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Discussion Starter #1 (Edited)
I thought it would be cool to have a place for people to explain which training methods they like best and why. My idea is that this would be a great way for people to see where others are coming from and what their thought process is.

(If any moderator thinks this idea sucks, or is against the rules please feel free to take this thread down)
 

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I agree it would be a good idea to see where people are coming from and what methods they use - but not commenting on others' opinions? For starters, that would be for the moderators to decide, and secondly, in my opinion, it would be less of a discussion and more of a wall of statements. Where's the opportunity for learning and growth?
 

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The nature of an Internet forum is that people can express their opinions about dog stuff (not moderator stuff, politics, etc.) and others, in turn can express their opinions about those opinions. As long as opinions are not presented as fact and nobody gets abusive or insulting, we are never going to suppress those opinions. In fact, a member who tries to do that would be guilty of backseat moderating and invited to enjoy a time-out to think about that.
 

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Discussion Starter #4
but not commenting on others' opinions? For starters, that would be for the moderators to decide, and secondly, in my opinion, it would be less of a discussion and more of a wall of statements. Where's the opportunity for learning and growth?
True, I didn't think about it that way, I was just worried about it getting messy. Fixed 😁
 
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I use more of a balanced approch I guess, I stopped using tools recently to try and understand my dogs better. I still use other forms of "punishment" though, such as telling my dog no, or using touch as a correction (I've been bending down and tapping my dog lightly on the shoulder as a way of saying no thanks at behaviors). 90% of our training is purely positive, and its always been that way. I've started really toning it down though. I can't say I'll stop using a prong or a E-collar if I feel like its something I need to use, but for the most part I really do try and keep it super positive.
 

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I try to work by the LIMA principle - Least Intrusive, Minimally Aversive. Try to, because I'm still learning to be an effective trainer and how to read the dog I'm working with so I can do what works best for them. And because I still resort to verbal, non-instructive corrections outside of training (like "no!" or "hey!") way more than I'd like.

In practice, what it means is that my toolbox is primarily reinforcement-based methods, and that I adapt to the dog and try to understand what they find reinforcing and aversive. I try to understand the source of behavior issues and look for solutions that address why they're happening by giving my dogs more appropriate alternatives or finding ways to improve their emotional state whenever possible. I do use pressure and harder tones at time, which I can get away with with my current two dogs, but I also believe that these things aren't inherently necessary to training and hope to reduce their use as I become a better handler. There are theoretical situations where I would use physical corrections, but have not yet been put in a scenario where that's been necessary. To me, such a situation would have to involve the immediate health and safety of the dog, or other people/animals around the dog, and management options aren't feasible.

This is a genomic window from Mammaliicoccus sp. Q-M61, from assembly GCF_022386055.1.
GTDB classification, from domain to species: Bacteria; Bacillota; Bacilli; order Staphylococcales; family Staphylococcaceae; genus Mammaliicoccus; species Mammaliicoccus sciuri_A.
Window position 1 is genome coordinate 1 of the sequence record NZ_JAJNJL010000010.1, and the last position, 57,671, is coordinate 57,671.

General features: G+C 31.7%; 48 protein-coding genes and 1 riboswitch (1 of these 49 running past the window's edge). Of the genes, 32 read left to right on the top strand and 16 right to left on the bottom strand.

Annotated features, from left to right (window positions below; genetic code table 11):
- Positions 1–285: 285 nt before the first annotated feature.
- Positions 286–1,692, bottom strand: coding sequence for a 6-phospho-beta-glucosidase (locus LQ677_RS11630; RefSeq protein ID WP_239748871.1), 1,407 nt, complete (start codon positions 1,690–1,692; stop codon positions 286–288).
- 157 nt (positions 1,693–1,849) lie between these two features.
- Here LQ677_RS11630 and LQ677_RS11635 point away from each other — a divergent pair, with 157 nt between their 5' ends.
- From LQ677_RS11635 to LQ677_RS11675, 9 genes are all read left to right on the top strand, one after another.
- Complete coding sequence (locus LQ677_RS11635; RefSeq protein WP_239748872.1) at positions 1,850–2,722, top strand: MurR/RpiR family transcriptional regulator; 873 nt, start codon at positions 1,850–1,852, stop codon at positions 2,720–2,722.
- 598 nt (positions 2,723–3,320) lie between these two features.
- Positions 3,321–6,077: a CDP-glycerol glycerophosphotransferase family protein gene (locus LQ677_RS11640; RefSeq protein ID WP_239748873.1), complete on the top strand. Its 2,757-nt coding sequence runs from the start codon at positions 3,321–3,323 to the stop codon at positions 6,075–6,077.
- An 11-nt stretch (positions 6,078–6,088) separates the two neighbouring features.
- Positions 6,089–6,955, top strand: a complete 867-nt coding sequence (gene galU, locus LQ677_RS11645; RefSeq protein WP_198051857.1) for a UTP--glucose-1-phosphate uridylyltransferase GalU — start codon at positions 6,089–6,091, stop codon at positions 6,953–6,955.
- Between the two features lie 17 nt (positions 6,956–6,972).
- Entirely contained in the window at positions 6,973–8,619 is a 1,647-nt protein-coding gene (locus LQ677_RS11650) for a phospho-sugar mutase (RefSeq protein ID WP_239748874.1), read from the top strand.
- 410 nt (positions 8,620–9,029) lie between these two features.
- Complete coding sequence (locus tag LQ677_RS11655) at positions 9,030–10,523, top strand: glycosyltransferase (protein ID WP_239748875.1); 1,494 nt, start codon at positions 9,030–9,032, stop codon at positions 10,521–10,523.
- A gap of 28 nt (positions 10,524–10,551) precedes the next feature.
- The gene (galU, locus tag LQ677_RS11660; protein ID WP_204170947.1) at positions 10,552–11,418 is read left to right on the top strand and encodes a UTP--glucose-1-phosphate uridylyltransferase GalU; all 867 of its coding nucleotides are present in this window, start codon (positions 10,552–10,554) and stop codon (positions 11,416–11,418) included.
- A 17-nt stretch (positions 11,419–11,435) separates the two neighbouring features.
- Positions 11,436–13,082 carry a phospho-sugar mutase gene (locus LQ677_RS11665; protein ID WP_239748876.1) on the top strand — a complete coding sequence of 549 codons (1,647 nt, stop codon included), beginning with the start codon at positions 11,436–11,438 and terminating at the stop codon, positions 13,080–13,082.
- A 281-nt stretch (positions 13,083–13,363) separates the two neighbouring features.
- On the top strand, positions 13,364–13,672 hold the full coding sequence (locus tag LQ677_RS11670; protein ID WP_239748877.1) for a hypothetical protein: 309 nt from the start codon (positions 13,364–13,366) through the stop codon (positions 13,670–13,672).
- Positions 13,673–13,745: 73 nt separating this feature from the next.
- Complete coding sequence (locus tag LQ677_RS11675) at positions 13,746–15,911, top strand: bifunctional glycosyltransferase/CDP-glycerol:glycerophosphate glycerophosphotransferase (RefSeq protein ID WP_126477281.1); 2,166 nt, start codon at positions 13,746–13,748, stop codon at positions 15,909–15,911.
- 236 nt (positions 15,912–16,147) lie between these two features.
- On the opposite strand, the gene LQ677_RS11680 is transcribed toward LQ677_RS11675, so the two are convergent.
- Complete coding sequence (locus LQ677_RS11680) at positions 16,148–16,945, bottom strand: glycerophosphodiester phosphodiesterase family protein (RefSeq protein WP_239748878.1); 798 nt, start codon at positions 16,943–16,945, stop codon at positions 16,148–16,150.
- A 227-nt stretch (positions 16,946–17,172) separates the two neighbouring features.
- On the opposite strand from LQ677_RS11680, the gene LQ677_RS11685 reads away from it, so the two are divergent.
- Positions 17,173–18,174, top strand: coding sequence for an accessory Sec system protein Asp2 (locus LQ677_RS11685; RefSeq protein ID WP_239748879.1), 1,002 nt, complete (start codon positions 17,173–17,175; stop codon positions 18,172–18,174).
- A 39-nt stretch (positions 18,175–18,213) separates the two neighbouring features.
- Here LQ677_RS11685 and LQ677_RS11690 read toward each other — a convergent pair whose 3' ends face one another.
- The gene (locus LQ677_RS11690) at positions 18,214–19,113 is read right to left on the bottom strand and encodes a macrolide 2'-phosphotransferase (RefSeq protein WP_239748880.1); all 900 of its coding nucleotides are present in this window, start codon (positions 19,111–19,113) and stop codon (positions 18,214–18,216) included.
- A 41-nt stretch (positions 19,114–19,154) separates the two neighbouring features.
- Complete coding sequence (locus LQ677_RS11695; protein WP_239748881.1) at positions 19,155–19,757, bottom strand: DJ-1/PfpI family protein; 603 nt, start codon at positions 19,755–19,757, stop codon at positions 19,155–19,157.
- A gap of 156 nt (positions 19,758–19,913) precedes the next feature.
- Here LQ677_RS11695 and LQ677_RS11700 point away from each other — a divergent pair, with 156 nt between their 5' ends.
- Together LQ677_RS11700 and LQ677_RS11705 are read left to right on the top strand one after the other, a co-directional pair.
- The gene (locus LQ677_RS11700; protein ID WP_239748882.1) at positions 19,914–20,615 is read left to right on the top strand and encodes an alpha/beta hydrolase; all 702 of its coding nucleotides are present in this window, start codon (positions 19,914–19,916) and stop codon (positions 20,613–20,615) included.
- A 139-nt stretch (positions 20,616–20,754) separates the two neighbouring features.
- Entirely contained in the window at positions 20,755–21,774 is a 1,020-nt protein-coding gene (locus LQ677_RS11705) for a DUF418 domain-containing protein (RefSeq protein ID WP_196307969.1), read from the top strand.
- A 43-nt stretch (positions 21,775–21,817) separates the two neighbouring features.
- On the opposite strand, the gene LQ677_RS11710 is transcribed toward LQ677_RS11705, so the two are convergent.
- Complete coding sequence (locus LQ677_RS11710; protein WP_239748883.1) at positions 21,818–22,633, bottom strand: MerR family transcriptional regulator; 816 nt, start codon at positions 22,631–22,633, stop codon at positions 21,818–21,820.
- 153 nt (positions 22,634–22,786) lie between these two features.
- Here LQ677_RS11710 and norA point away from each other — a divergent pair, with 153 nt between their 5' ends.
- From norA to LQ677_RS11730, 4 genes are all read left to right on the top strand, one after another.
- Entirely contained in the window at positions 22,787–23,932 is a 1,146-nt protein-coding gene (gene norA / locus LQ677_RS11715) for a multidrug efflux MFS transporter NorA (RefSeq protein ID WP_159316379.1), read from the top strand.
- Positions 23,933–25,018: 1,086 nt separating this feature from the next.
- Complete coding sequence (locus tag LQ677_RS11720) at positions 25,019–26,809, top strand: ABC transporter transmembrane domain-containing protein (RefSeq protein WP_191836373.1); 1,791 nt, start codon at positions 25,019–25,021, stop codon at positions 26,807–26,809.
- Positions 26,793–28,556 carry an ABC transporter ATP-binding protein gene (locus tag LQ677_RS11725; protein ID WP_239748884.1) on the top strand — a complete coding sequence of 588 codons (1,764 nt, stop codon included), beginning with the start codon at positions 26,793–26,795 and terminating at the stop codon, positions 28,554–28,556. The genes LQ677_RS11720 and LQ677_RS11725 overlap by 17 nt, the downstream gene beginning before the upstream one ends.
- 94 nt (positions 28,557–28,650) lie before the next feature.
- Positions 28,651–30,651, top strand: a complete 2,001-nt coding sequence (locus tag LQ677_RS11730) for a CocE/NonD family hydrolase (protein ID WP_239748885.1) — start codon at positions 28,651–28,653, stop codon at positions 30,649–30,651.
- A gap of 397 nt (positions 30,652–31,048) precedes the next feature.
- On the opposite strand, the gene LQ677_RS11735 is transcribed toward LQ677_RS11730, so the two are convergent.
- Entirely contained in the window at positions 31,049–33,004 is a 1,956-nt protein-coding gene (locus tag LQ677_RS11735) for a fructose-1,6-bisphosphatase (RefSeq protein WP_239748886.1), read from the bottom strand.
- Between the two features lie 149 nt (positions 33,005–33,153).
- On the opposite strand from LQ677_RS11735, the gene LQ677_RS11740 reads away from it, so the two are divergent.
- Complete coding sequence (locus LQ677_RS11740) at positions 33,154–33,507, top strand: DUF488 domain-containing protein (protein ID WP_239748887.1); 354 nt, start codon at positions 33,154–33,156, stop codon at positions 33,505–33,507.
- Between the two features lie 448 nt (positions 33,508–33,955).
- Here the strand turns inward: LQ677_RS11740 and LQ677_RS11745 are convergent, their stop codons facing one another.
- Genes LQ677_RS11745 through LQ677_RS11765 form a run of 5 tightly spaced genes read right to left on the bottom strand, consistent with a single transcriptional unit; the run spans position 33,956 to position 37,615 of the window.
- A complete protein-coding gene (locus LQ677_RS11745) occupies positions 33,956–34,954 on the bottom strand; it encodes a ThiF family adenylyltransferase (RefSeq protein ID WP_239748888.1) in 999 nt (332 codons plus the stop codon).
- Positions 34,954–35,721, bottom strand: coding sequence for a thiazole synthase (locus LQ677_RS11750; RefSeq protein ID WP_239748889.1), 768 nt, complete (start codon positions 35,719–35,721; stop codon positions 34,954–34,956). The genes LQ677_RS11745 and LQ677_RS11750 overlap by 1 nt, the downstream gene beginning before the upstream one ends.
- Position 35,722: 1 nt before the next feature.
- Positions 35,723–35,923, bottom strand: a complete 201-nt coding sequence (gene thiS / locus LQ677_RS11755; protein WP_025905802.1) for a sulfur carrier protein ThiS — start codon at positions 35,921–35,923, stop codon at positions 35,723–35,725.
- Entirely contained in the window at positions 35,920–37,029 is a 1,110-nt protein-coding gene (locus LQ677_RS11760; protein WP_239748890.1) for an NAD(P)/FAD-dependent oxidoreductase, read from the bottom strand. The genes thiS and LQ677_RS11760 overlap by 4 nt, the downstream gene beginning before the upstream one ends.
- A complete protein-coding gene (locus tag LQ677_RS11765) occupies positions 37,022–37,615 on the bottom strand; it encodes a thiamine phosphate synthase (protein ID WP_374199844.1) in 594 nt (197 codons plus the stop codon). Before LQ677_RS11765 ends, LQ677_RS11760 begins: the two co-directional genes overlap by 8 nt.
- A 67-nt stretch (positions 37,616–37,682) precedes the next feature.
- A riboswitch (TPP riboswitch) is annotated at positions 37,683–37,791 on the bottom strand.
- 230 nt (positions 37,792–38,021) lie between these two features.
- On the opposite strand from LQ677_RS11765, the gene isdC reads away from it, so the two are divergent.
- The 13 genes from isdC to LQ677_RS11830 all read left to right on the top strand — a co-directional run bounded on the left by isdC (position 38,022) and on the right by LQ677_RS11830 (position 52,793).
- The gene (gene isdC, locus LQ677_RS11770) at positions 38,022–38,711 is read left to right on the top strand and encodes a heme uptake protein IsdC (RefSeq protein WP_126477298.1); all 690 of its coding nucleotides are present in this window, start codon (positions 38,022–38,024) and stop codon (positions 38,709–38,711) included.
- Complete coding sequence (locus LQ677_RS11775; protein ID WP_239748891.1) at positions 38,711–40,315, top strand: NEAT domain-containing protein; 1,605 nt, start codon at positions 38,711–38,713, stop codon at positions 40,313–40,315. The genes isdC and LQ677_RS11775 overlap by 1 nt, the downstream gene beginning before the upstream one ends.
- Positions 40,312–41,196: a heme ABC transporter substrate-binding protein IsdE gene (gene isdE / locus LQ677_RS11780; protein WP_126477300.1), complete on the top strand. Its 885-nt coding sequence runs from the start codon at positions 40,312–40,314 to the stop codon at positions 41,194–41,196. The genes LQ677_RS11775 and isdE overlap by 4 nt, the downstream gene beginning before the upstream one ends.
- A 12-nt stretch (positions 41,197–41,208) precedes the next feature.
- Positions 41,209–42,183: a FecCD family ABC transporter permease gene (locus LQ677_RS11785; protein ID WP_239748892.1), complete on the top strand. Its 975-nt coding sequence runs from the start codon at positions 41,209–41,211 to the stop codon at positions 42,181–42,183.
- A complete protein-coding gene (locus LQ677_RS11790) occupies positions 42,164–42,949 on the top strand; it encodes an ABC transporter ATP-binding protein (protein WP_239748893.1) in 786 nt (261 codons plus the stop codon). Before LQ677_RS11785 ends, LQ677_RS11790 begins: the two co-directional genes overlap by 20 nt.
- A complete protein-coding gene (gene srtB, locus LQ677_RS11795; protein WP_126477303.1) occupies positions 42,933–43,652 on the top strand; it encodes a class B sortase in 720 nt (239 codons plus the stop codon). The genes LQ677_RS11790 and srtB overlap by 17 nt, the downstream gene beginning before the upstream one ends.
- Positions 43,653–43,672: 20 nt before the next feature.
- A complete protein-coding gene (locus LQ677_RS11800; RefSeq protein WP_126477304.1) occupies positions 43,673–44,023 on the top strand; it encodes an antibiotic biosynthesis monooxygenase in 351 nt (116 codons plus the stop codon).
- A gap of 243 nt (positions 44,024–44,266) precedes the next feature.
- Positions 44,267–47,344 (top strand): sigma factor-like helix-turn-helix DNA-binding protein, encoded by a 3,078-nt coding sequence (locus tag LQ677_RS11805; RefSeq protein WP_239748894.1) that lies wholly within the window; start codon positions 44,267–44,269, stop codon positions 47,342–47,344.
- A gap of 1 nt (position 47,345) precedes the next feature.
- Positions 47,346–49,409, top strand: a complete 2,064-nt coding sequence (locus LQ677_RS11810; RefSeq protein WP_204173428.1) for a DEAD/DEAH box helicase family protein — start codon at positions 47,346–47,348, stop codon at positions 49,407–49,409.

I'm not too fussed with how people choose to train their own dogs, but I am going to speak up when someone's advising something outright dangerous or claiming that you can't train without physical or harsh corrections.
 

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I think much will depend on where people live and how far their country intervenes on training.
Here the prong collar has been banned by law in any shape or form since 2018 and ecollars along with invisible fencing since jan 2020.

Negative training methods and punishment is frowned apon and in Germany they refused to allow Ceasar Milan to even do a show there because of his methods and then banned him from training because he did not meet the language requirement.

So what might be acceptable one place might not be in another .

Its the same with dog runs and kennels. In most of western Europe its frowned on to keep a pet dog outside. In a lots of places its normal
Its difficult to agree about training methods when culture and law enforcement play a big part in our opinions and expierence.
 

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I will start with a couple disclaimers - I train for 'pet/companion dog' purposes only. I do not trial or compete with my dogs and have no desire to ever do so.
I have owned & worked with personal dogs for over 30 years, and way back in those dark ages, punishment based training was pretty much all there was. I've used choke chains, prong collars and even e-collars (shock collars) because that was what was available & "known to be effective". In the last 10 years I have learned better, more effective ways.
I am not a professional trainer, but I have extensive experience (thousands of hours) working with shelter dogs as a volunteer who, for several years, headed up a volunteer run training program (that I created) for some of our more 'at risk' dogs (ones with behavioral issues that were creating roadblocks to adoption) I worked directly with the dogs as well as trained the volunteers how to work with & train the dogs. I constantly read & learn modern training methods and about dog behavior via self-study, webinars, etc... (really excited about the CU virtual conference coming up at the end of this month!!)